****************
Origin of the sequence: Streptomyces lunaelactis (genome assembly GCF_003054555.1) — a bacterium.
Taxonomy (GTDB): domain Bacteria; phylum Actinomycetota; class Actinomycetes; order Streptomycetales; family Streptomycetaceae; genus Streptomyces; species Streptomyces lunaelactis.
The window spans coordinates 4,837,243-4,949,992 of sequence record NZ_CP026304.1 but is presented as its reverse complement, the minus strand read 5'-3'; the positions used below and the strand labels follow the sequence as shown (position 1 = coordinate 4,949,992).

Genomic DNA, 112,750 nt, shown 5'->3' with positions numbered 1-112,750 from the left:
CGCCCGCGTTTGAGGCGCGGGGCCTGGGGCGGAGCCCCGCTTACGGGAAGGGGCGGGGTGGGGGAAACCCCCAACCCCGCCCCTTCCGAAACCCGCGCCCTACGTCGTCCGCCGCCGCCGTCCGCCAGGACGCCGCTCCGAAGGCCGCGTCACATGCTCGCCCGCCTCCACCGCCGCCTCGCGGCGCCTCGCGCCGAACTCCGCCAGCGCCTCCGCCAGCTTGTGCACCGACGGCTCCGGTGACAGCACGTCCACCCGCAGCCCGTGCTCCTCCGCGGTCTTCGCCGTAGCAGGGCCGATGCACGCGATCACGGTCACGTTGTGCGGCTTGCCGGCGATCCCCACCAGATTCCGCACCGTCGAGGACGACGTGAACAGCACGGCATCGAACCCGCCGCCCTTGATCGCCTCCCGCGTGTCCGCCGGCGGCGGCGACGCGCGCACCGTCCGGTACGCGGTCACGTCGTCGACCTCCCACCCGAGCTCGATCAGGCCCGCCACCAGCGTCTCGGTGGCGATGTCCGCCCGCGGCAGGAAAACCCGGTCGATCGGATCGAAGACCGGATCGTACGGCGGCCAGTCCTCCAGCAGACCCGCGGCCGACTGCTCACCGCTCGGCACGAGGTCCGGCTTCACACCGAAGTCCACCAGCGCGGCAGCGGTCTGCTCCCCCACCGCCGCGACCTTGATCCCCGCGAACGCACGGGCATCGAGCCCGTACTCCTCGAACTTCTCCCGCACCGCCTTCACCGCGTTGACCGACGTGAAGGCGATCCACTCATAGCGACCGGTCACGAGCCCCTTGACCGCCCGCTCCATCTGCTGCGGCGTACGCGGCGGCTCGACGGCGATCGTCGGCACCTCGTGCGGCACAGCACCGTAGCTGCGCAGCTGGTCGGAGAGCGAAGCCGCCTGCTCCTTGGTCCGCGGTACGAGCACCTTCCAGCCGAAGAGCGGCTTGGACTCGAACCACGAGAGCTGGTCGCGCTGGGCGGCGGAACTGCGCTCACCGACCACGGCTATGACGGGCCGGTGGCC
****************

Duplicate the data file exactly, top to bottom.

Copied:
Origin of the sequence: Streptomyces lunaelactis (genome assembly GCF_003054555.1) — a bacterium.
Taxonomy (GTDB): domain Bacteria; phylum Actinomycetota; class Actinomycetes; order Streptomycetales; family Streptomycetaceae; genus Streptomyces; species Streptomyces lunaelactis.
The window spans coordinates 4,837,243-4,949,992 of sequence record NZ_CP026304.1 but is presented as its reverse complement, the minus strand read 5'-3'; the positions used below and the strand labels follow the sequence as shown (position 1 = coordinate 4,949,992).

Genomic DNA, 112,750 nt, shown 5'->3' with positions numbered 1-112,750 from the left:
CGCCCGCGTTTGAGGCGCGGGGCCTGGGGCGGAGCCCCGCTTACGGGAAGGGGCGGGGTGGGGGAAACCCCCAACCCCGCCCCTTCCGAAACCCGCGCCCTACGTCGTCCGCCGCCGCCGTCCGCCAGGACGCCGCTCCGAAGGCCGCGTCACATGCTCGCCCGCCTCCACCGCCGCCTCGCGGCGCCTCGCGCCGAACTCCGCCAGCGCCTCCGCCAGCTTGTGCACCGACGGCTCCGGTGACAGCACGTCCACCCGCAGCCCGTGCTCCTCCGCGGTCTTCGCCGTAGCAGGGCCGATGCACGCGATCACGGTCACGTTGTGCGGCTTGCCGGCGATCCCCACCAGATTCCGCACCGTCGAGGACGACGTGAACAGCACGGCATCGAACCCGCCGCCCTTGATCGCCTCCCGCGTGTCCGCCGGCGGCGGCGACGCGCGCACCGTCCGGTACGCGGTCACGTCGTCGACCTCCCACCCGAGCTCGATCAGGCCCGCCACCAGCGTCTCGGTGGCGATGTCCGCCCGCGGCAGGAAAACCCGGTCGATCGGATCGAAGACCGGATCGTACGGCGGCCAGTCCTCCAGCAGACCCGCGGCCGACTGCTCACCGCTCGGCACGAGGTCCGGCTTCACACCGAAGTCCACCAGCGCGGCAGCGGTCTGCTCCCCCACCGCCGCGACCTTGATCCCCGCGAACGCACGGGCATCGAGCCCGTACTCCTCGAACTTCTCCCGCACCGCCTTCACCGCGTTGACCGACGTGAAGGCGATCCACTCATAGCGACCGGTCACGAGCCCCTTGACCGCCCGCTCCATCTGCTGCGGCGTACGCGGCGGCTCGACGGCGATCGTCGGCACCTCGTGCGGCACAGCACCGTAGCTGCGCAGCTGGTCGGAGAGCGAAGCCGCCTGCTCCTTGGTCCGCGGTACGAGCACCTTCCAGCCGAAGAGCGGCTTGGACTCGAACCACGAGAGCTGGTCGCGCTGGGCGGCGGAACTGCGCTCACCGACCACGGCTATGACGGGCCGGTGGCC